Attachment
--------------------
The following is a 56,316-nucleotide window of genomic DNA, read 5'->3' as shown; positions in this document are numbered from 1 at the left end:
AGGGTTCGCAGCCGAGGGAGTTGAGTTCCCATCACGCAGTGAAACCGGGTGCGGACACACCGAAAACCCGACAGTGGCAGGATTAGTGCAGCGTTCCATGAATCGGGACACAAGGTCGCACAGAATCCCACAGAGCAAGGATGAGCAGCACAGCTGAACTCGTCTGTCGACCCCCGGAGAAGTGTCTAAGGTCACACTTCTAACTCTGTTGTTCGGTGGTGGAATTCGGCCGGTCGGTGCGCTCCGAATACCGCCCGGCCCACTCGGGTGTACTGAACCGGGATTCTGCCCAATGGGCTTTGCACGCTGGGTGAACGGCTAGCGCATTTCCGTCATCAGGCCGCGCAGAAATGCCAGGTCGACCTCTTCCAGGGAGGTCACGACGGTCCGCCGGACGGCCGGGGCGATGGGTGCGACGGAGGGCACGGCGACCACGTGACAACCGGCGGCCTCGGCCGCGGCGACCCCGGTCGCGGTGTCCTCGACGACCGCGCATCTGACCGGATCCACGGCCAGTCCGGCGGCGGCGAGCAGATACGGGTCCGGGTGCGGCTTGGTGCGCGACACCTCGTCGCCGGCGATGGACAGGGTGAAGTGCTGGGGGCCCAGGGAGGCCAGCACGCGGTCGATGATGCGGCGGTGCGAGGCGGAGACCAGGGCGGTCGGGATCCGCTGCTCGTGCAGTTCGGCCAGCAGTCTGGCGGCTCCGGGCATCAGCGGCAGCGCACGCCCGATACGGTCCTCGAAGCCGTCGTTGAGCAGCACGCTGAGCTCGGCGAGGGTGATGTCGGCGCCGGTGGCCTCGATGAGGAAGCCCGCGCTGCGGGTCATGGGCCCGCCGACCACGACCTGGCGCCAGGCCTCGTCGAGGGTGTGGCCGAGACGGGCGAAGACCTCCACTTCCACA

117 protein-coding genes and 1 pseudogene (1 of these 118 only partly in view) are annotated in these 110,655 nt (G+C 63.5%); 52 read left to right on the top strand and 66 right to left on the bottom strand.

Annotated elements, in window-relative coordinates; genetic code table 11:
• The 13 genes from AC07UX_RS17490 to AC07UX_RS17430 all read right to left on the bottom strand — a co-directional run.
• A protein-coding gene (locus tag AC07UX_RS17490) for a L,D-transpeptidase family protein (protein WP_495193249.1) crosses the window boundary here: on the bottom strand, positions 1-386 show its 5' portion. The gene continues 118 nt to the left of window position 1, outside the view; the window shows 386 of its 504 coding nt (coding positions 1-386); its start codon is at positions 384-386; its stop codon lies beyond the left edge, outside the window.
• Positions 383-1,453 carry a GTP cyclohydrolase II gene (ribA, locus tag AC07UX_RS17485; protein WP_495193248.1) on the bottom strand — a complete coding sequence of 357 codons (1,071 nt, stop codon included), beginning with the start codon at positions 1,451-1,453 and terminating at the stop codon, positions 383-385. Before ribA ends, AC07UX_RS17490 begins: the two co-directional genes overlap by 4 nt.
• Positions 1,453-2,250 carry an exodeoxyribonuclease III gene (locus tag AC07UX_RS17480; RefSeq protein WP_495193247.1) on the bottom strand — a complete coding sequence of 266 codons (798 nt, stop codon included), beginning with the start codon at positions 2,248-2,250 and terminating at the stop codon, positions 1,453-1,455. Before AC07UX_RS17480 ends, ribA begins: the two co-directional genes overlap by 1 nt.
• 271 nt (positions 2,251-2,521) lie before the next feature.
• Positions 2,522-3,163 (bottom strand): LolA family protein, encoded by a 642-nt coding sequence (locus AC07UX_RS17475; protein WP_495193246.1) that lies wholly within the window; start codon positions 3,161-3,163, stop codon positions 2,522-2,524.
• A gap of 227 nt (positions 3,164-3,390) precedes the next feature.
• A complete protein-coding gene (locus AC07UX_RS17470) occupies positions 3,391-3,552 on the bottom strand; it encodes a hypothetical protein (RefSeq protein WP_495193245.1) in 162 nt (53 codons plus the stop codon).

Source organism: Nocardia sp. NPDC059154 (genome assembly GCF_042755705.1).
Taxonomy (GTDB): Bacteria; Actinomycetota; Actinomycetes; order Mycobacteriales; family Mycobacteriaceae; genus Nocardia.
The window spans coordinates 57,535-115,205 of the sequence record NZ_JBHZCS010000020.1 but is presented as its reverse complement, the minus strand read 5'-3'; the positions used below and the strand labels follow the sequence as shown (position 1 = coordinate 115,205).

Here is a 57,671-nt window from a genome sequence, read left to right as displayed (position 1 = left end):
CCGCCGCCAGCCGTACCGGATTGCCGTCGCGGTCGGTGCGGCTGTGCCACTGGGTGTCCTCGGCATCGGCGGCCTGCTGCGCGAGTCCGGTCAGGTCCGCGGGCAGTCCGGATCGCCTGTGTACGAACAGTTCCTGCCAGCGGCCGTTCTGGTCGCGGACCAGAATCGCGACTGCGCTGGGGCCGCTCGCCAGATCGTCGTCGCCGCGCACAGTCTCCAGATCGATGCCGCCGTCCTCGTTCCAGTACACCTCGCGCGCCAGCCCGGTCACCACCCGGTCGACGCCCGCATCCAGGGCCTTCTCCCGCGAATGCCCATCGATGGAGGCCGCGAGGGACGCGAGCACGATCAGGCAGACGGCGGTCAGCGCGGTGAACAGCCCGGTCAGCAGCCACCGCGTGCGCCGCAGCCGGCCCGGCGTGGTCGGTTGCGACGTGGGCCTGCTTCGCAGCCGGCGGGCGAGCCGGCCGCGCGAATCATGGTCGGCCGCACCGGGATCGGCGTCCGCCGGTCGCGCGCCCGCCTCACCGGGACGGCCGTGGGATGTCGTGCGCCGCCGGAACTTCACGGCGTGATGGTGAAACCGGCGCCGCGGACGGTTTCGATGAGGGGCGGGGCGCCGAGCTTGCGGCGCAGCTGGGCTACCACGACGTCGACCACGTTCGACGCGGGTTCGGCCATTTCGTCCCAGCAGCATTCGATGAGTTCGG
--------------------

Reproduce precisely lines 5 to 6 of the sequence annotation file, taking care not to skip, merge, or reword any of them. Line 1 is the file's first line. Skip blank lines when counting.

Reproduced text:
• The 13 genes from AC07UX_RS17490 to AC07UX_RS17430 all read right to left on the bottom strand — a co-directional run.
• A protein-coding gene (locus tag AC07UX_RS17490) for a L,D-transpeptidase family protein (protein WP_495193249.1) crosses the window boundary here: on the bottom strand, positions 1-386 show its 5' portion. The gene continues 118 nt to the left of window position 1, outside the view; the window shows 386 of its 504 coding nt (coding positions 1-386); its start codon is at positions 384-386; its stop codon lies beyond the left edge, outside the window.